Welcome to One Year In, a feature in which Eater sits down for a chat with the chefs and owners of restaurants celebrating their one year anniversary.
[Photo: Daniel Krieger]
A little over a year ago, chef Fredrik Berselius opened Aska, a tiny tasting-menu-only restaurant at the back of Williamsburg's Kinfolk Studios. It replaced Frej, the hugely popular pop-up he had helped run in the same space the previous year. Berselius, who himself is Swedish, kept the Nordic leanings of Frej, but the tasting menu was slightly longer and the cooking all his own. Now, a year and some months in, Aska continues to garner a steady stream of praise, including a Michelin star and a James Beard Award semifinalist nomination.
Berselius is hesitant to talk about his intentions and his goals for Aska, and says the phrases he's used all along to describe his cooking philosophy feel worn out by now. He gets frustrated trying to explain the experience he wants to create with talk of "seasonal ingredients" and "getting better." But that hesitance makes it clear how very seriously he does take those things. In the interview below, the chef discusses those intentions, plus the review process, why he likes to serve guests himself, and what he hopes for in year two.
Why did you want to open Aska? Why move from a pop-up like Frej to a real restaurant?
The idea was always to open a restaurant. Food is a personal thing, and what we do every day has to reflect that. Food so often, to me, comes back to memories. When you work with food all day, all these memories show up all the time. I wanted to open a restaurant because I wanted to look at food from my perspective. I just want to cook in a way that I like to eat, and for it to somehow reflect where I'm from, and also where we are. Somehow you want to share an experience. Nothing makes me happier than when guests are happy. You hopefully take care of them, or give them an experience, and then they give something back. That's why you open it.
What is your goal with Aska?
The philosophy that we want to have here is to see what's around us, see what's available. We're looking at ingredients that are seasonal but that also mean something to us. I want to cook in a way that reflects what's going on in our heads in the kitchen, and what we talk about every day, where we come from. There has to be more dimension to it than just the ingredients, or what's on that plate. I always want the whole experience to be part of the eating.
How was the review process? I remember when you talked to Eater a few months after opening you were a little frustrated with it.
The review process is the weirdest thing. People coming in and sharing their opinion on everything. Now we're in a better place. Now people coming in know what they're expecting. But I just didn't know how the whole thing worked. When I talked [to Eater] last year, I pointed out that they came very quickly, and they decided this is what it would be like for the next 10 years. But we're constantly evolving and changing, all the time. It takes time for restaurants to get in a rhythm.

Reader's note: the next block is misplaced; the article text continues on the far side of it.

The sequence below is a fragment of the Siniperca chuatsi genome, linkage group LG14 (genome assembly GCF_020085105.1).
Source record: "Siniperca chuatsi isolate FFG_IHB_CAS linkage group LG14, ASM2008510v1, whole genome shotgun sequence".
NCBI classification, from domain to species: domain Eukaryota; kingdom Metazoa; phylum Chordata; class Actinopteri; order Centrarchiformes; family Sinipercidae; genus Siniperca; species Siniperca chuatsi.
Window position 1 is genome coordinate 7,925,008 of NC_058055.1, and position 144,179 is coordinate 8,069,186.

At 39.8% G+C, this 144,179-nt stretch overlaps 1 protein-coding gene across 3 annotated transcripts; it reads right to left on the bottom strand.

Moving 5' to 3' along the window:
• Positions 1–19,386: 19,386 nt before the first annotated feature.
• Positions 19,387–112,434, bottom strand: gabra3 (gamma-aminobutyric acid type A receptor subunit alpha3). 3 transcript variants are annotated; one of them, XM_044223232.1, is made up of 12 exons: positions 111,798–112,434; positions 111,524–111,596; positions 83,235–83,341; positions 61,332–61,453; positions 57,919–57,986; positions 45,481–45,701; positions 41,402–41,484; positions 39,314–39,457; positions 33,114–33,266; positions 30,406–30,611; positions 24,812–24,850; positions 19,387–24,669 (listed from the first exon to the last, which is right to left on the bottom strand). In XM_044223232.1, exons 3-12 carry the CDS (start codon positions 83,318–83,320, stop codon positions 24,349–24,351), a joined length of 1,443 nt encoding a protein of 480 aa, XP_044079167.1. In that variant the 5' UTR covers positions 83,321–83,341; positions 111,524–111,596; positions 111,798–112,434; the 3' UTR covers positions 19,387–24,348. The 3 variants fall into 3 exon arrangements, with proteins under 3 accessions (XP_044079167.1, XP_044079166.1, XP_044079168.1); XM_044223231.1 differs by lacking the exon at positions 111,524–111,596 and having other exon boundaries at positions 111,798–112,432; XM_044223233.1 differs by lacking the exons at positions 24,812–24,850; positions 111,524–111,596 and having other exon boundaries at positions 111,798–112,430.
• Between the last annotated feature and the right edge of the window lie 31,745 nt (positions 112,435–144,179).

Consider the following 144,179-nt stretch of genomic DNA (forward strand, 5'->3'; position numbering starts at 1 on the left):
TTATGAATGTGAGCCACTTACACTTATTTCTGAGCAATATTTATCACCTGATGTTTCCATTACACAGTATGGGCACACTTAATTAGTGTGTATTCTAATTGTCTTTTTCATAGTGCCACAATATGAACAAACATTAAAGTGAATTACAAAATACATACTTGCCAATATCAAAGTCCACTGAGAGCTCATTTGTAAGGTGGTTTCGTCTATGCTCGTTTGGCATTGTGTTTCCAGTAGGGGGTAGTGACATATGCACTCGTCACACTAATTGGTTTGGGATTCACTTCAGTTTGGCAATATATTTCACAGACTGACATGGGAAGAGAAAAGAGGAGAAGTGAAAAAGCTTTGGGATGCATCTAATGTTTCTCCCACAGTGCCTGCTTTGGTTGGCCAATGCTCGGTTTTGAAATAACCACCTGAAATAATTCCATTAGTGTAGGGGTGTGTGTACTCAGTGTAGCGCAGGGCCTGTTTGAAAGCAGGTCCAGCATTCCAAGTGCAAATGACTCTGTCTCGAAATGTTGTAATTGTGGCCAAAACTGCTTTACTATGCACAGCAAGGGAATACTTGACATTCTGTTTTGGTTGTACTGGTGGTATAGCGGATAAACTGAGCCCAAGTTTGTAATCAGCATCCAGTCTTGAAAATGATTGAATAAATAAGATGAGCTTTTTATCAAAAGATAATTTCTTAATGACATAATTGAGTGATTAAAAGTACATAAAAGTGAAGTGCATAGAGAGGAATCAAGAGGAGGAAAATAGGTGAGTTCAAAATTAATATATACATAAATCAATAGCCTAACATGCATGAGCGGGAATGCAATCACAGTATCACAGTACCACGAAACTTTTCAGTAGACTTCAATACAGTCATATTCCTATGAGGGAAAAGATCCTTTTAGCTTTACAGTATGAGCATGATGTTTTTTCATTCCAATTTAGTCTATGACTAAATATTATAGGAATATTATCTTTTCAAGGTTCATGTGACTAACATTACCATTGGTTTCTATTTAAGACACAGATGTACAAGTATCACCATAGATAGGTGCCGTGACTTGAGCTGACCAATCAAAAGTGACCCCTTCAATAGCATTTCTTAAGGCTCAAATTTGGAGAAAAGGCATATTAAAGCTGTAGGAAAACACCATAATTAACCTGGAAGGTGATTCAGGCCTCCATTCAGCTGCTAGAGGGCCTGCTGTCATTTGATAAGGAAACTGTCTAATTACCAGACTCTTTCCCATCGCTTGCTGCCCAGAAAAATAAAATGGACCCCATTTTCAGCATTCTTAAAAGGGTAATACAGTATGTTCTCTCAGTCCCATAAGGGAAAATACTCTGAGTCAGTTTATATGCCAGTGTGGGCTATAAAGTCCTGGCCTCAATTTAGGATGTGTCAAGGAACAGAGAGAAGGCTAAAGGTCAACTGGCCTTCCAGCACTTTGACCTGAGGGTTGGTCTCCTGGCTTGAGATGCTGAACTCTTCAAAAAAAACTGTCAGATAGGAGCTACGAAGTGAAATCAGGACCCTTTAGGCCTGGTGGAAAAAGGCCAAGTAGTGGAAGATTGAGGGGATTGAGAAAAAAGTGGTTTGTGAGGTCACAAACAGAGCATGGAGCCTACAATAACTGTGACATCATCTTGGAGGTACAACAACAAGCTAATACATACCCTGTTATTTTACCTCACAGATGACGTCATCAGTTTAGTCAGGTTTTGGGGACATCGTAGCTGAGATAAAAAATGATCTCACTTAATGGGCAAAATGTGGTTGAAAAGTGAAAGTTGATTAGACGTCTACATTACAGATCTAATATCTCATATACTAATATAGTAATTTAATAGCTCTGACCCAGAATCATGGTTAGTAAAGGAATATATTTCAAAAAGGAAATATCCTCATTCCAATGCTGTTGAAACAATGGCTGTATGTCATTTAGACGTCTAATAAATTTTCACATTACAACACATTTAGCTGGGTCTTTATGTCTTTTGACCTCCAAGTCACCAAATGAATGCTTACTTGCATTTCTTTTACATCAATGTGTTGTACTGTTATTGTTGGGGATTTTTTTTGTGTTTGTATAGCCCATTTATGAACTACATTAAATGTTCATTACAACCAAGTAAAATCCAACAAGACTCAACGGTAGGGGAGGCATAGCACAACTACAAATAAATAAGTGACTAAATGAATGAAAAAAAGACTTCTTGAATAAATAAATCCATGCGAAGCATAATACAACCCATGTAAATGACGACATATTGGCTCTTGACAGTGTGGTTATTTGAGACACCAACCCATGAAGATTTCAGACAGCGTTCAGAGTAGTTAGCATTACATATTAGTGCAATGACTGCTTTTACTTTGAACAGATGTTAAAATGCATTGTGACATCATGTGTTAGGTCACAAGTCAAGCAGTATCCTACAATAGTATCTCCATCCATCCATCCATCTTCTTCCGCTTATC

[Aska by Daniel Krieger]
You and the other chefs come out into the dining room to serve some of the dishes, which is still relatively uncommon in New York. Why did you decide to do that?
It's being done very much in Scandinavia, and we did it back at Frej. It's nice for the kitchen to know who they serve the food to. Again, it's about that connection with the guest. Letting us know who we serve food to helps to actually make it more honest.
It's unique for a restaurant like Aska to be housed inside of something like Kinfolk Studios. What are the pros and cons of that arrangement?
Basically the space changes every four hours into something else. It's a cafe during the daytime, we do the Aska menu in the back in the evening, then it's a party. There are so many different people under this roof. There are artists, DJs, bike builders, so many people walking through the space on a daily basis, which has its pros and has difficult sides to it. Whereas most of the people in the kitchen come from a fine dining background and are used to working long hours, other people are more relaxed and sometimes they clash.
What are your goals for the coming year?
We still want to do a better job every day. We want to learn more about food, we want to learn about how to serve our guests better. We want to not stagnate, to keep moving forward. It sounds so easy, but we have to find a better way to express ourselves through the food. It's not just about getting a more expensive cut of meat on the plates. That doesn't really have anything to do with it. But then I don't know if it's too big an undertaking.
Are you happy with what you've accomplished in the first year?
It's been an amazing year. It's more than I could ever have hoped for, to be honest, in so many ways. But it's like...that's not good enough. I just want to make it better, make it more genuine. I know that we have a lot of things to work on, and I know that we have so much more that we can do. I'm so proud of the guys and the girls that I've been working with, but there's something we still have to do and we're not there yet. We can't go backwards. You have to always have a good day, and then you have to make it better. And then you have to make that day better. This year has gone by so quickly, that I haven't really had time to reflect on it. I haven't looked back, and I honestly want to keep looking forward.
· All Coverage of Aska [~ENY~]